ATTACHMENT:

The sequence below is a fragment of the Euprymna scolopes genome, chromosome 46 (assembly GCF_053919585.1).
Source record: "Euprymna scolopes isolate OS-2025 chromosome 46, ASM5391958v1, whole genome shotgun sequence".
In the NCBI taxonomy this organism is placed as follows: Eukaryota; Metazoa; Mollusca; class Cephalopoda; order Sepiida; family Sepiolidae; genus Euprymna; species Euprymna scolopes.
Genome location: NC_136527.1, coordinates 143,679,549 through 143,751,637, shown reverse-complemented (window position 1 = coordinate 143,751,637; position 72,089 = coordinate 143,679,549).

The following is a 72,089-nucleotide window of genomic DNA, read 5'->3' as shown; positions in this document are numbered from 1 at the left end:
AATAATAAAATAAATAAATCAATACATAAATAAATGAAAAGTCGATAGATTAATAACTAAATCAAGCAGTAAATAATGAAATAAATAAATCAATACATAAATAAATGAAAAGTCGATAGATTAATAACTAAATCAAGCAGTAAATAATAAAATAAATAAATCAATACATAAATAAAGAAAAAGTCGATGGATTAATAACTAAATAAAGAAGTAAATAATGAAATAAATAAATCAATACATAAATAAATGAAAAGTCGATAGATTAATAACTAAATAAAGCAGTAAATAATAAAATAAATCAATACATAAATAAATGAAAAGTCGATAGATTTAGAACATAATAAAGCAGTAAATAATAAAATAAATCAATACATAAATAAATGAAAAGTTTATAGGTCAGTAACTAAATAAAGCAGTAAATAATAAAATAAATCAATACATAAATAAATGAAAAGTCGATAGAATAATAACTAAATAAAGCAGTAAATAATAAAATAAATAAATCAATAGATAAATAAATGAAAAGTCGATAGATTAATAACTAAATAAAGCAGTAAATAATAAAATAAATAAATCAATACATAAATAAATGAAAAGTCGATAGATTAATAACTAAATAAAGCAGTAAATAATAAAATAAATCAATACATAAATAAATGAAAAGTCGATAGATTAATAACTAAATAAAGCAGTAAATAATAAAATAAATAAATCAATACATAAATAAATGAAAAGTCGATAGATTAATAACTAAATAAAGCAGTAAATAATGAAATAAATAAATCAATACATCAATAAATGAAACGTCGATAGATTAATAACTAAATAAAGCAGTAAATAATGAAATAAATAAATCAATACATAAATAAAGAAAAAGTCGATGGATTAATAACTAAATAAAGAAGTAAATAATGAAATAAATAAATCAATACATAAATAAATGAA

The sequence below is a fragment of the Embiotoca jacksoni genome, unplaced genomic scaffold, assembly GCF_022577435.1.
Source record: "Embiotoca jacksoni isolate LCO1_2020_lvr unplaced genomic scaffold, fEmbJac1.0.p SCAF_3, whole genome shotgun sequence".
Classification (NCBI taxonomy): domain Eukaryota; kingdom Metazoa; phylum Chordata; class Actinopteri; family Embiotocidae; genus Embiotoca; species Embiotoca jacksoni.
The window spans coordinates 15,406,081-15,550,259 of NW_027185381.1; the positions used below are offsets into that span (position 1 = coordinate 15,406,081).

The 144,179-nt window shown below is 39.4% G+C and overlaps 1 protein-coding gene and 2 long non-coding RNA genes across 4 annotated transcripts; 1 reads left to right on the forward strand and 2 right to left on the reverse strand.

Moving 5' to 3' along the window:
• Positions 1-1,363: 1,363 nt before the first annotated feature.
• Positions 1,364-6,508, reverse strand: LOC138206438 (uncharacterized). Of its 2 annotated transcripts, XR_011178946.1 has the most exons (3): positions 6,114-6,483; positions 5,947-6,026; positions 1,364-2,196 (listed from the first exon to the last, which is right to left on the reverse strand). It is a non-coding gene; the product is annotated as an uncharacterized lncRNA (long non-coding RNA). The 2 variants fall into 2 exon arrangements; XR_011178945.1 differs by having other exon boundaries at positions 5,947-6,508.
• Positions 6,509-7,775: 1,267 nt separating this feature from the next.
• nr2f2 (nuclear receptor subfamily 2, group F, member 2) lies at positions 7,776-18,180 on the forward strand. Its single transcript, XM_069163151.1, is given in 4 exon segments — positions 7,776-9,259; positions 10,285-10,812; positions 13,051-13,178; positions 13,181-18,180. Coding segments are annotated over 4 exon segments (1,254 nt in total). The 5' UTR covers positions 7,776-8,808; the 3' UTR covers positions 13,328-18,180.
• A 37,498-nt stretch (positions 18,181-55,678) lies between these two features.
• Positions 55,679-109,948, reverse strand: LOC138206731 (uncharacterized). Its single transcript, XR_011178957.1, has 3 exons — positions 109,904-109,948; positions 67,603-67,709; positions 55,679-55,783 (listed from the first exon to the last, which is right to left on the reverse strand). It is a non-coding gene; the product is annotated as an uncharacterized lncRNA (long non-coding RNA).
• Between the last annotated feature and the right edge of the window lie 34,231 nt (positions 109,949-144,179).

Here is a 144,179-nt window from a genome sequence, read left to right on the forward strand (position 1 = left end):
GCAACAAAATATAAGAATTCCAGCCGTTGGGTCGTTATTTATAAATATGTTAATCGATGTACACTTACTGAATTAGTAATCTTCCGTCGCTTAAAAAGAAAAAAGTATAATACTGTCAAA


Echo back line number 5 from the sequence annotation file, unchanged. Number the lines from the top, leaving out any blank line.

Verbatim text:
The following is a 72,089-nucleotide window of genomic DNA, read 5'->3' as shown; positions in this document are numbered from 1 at the left end: